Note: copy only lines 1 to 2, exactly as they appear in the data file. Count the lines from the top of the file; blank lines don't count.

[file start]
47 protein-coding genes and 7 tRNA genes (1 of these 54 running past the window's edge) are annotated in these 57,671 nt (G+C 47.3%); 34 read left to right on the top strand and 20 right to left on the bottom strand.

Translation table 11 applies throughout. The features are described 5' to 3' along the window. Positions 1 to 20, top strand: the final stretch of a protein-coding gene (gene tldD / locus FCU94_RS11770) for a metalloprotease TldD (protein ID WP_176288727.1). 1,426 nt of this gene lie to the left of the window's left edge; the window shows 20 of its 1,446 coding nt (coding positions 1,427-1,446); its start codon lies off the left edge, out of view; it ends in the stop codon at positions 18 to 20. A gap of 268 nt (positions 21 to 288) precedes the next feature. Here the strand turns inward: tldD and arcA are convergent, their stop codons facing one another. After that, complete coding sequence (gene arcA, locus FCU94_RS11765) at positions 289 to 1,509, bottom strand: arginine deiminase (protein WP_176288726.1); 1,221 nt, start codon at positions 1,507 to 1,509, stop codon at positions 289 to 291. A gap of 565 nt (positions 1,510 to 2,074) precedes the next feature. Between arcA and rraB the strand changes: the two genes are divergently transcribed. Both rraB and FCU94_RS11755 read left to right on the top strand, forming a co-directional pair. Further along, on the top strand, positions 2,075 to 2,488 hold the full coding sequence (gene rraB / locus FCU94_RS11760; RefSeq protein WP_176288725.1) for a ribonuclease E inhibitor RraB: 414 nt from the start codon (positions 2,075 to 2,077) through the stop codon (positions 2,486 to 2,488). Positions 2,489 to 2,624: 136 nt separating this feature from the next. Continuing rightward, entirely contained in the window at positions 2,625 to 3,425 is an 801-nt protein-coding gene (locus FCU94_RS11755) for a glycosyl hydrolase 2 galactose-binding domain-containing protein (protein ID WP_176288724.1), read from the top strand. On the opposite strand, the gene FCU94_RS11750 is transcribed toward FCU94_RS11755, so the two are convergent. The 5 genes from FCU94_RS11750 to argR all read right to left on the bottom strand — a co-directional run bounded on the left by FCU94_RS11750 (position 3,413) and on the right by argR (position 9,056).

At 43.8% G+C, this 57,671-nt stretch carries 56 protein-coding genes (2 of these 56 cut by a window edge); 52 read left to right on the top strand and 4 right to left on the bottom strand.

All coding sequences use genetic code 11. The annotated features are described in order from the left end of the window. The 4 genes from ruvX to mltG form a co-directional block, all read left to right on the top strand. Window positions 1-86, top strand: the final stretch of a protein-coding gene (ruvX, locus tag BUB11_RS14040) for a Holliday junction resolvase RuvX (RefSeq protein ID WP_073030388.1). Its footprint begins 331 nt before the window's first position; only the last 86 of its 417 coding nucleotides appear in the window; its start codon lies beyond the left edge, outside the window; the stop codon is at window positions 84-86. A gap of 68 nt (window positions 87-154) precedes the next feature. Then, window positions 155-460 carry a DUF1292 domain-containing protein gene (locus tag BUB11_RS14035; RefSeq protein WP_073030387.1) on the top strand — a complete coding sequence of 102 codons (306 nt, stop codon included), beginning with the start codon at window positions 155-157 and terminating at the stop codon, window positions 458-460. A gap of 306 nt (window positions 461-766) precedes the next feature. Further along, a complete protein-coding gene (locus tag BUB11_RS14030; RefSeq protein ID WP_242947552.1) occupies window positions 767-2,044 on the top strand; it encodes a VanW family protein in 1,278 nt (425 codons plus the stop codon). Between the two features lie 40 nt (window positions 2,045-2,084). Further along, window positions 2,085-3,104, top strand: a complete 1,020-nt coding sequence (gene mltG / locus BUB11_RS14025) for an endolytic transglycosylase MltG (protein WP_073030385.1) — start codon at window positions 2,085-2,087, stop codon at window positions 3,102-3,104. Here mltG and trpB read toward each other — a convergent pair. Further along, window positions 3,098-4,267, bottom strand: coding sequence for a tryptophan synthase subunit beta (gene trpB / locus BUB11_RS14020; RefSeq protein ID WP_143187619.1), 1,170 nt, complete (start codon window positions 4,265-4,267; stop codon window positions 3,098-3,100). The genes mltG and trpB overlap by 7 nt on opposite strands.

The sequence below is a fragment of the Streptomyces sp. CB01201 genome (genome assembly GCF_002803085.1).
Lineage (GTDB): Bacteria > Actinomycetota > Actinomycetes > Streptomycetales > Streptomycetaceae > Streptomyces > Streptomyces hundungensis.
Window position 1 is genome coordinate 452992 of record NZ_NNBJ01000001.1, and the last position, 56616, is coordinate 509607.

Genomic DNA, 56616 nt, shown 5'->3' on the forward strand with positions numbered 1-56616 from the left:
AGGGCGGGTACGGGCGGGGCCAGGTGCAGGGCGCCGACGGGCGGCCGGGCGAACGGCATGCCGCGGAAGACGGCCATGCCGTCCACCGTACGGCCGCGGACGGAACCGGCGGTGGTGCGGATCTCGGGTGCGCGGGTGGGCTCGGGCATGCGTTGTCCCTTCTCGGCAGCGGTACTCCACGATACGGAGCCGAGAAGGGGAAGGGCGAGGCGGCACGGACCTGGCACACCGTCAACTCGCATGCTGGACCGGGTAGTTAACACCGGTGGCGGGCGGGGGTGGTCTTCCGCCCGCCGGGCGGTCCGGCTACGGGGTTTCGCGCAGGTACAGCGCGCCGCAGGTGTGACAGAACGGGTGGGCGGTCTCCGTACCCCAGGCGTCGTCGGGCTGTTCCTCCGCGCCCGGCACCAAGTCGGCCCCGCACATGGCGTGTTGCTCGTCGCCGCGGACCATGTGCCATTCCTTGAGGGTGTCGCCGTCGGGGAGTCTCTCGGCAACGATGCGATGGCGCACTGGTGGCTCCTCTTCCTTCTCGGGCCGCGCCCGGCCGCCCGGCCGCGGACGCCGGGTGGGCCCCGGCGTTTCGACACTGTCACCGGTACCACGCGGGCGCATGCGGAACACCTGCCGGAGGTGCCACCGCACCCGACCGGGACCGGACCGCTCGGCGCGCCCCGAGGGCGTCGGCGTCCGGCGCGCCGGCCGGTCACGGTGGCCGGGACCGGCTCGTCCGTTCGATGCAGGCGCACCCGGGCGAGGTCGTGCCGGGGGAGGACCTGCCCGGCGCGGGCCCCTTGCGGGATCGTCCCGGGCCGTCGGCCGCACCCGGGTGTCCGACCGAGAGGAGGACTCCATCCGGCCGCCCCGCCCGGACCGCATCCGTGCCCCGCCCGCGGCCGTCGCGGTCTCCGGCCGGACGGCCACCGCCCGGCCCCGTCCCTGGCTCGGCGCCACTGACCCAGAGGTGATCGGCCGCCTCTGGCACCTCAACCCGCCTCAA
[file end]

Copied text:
47 protein-coding genes and 7 tRNA genes (1 of these 54 running past the window's edge) are annotated in these 57,671 nt (G+C 47.3%); 34 read left to right on the top strand and 20 right to left on the bottom strand.

Translation table 11 applies throughout. The features are described 5' to 3' along the window. Positions 1 to 20, top strand: the final stretch of a protein-coding gene (gene tldD / locus FCU94_RS11770) for a metalloprotease TldD (protein ID WP_176288727.1). 1,426 nt of this gene lie to the left of the window's left edge; the window shows 20 of its 1,446 coding nt (coding positions 1,427-1,446); its start codon lies off the left edge, out of view; it ends in the stop codon at positions 18 to 20. A gap of 268 nt (positions 21 to 288) precedes the next feature. Here the strand turns inward: tldD and arcA are convergent, their stop codons facing one another. After that, complete coding sequence (gene arcA, locus FCU94_RS11765) at positions 289 to 1,509, bottom strand: arginine deiminase (protein WP_176288726.1); 1,221 nt, start codon at positions 1,507 to 1,509, stop codon at positions 289 to 291. A gap of 565 nt (positions 1,510 to 2,074) precedes the next feature. Between arcA and rraB the strand changes: the two genes are divergently transcribed. Both rraB and FCU94_RS11755 read left to right on the top strand, forming a co-directional pair. Further along, on the top strand, positions 2,075 to 2,488 hold the full coding sequence (gene rraB / locus FCU94_RS11760; RefSeq protein WP_176288725.1) for a ribonuclease E inhibitor RraB: 414 nt from the start codon (positions 2,075 to 2,077) through the stop codon (positions 2,486 to 2,488). Positions 2,489 to 2,624: 136 nt separating this feature from the next. Continuing rightward, entirely contained in the window at positions 2,625 to 3,425 is an 801-nt protein-coding gene (locus FCU94_RS11755) for a glycosyl hydrolase 2 galactose-binding domain-containing protein (protein ID WP_176288724.1), read from the top strand. On the opposite strand, the gene FCU94_RS11750 is transcribed toward FCU94_RS11755, so the two are convergent. The 5 genes from FCU94_RS11750 to argR all read right to left on the bottom strand — a co-directional run bounded on the left by FCU94_RS11750 (position 3,413) and on the right by argR (position 9,056).